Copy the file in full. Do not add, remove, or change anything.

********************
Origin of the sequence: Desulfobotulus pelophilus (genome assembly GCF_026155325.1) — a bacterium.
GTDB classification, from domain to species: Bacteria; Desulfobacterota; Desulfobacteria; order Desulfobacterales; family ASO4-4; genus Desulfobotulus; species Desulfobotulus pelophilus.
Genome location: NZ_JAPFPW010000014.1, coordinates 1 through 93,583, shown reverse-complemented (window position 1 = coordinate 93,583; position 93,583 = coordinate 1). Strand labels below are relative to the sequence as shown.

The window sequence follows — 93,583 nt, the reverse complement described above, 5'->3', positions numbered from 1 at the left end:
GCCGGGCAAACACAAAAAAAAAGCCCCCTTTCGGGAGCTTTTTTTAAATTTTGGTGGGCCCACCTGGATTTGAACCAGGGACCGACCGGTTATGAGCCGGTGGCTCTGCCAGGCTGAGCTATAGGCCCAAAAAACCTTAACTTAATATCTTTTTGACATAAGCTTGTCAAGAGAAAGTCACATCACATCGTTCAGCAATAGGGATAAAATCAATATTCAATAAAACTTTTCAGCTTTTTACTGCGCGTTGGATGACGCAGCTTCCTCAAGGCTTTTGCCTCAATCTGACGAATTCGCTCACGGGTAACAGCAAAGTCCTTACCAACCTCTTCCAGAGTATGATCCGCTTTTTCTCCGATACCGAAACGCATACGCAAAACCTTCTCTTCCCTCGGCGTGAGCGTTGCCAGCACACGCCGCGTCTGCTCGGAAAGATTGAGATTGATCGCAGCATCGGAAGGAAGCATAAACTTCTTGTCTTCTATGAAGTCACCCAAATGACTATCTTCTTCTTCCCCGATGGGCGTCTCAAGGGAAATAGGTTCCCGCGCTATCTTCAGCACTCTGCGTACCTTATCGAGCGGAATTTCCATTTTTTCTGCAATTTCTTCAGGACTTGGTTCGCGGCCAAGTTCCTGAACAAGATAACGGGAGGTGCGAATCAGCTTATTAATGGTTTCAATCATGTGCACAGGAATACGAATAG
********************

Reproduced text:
Origin of the sequence: Desulfobotulus pelophilus (genome assembly GCF_026155325.1) — a bacterium.
GTDB classification, from domain to species: Bacteria; Desulfobacterota; Desulfobacteria; order Desulfobacterales; family ASO4-4; genus Desulfobotulus; species Desulfobotulus pelophilus.
Genome location: NZ_JAPFPW010000014.1, coordinates 1 through 93,583, shown reverse-complemented (window position 1 = coordinate 93,583; position 93,583 = coordinate 1). Strand labels below are relative to the sequence as shown.

The window sequence follows — 93,583 nt, the reverse complement described above, 5'->3', positions numbered from 1 at the left end:
GCCGGGCAAACACAAAAAAAAAGCCCCCTTTCGGGAGCTTTTTTTAAATTTTGGTGGGCCCACCTGGATTTGAACCAGGGACCGACCGGTTATGAGCCGGTGGCTCTGCCAGGCTGAGCTATAGGCCCAAAAAACCTTAACTTAATATCTTTTTGACATAAGCTTGTCAAGAGAAAGTCACATCACATCGTTCAGCAATAGGGATAAAATCAATATTCAATAAAACTTTTCAGCTTTTTACTGCGCGTTGGATGACGCAGCTTCCTCAAGGCTTTTGCCTCAATCTGACGAATTCGCTCACGGGTAACAGCAAAGTCCTTACCAACCTCTTCCAGAGTATGATCCGCTTTTTCTCCGATACCGAAACGCATACGCAAAACCTTCTCTTCCCTCGGCGTGAGCGTTGCCAGCACACGCCGCGTCTGCTCGGAAAGATTGAGATTGATCGCAGCATCGGAAGGAAGCATAAACTTCTTGTCTTCTATGAAGTCACCCAAATGACTATCTTCTTCTTCCCCGATGGGCGTCTCAAGGGAAATAGGTTCCCGCGCTATCTTCAGCACTCTGCGTACCTTATCGAGCGGAATTTCCATTTTTTCTGCAATTTCTTCAGGACTTGGTTCGCGGCCAAGTTCCTGAACAAGATAACGGGAGGTGCGAATCAGCTTATTAATGGTTTCAATCATGTGCACAGGAATACGAATAG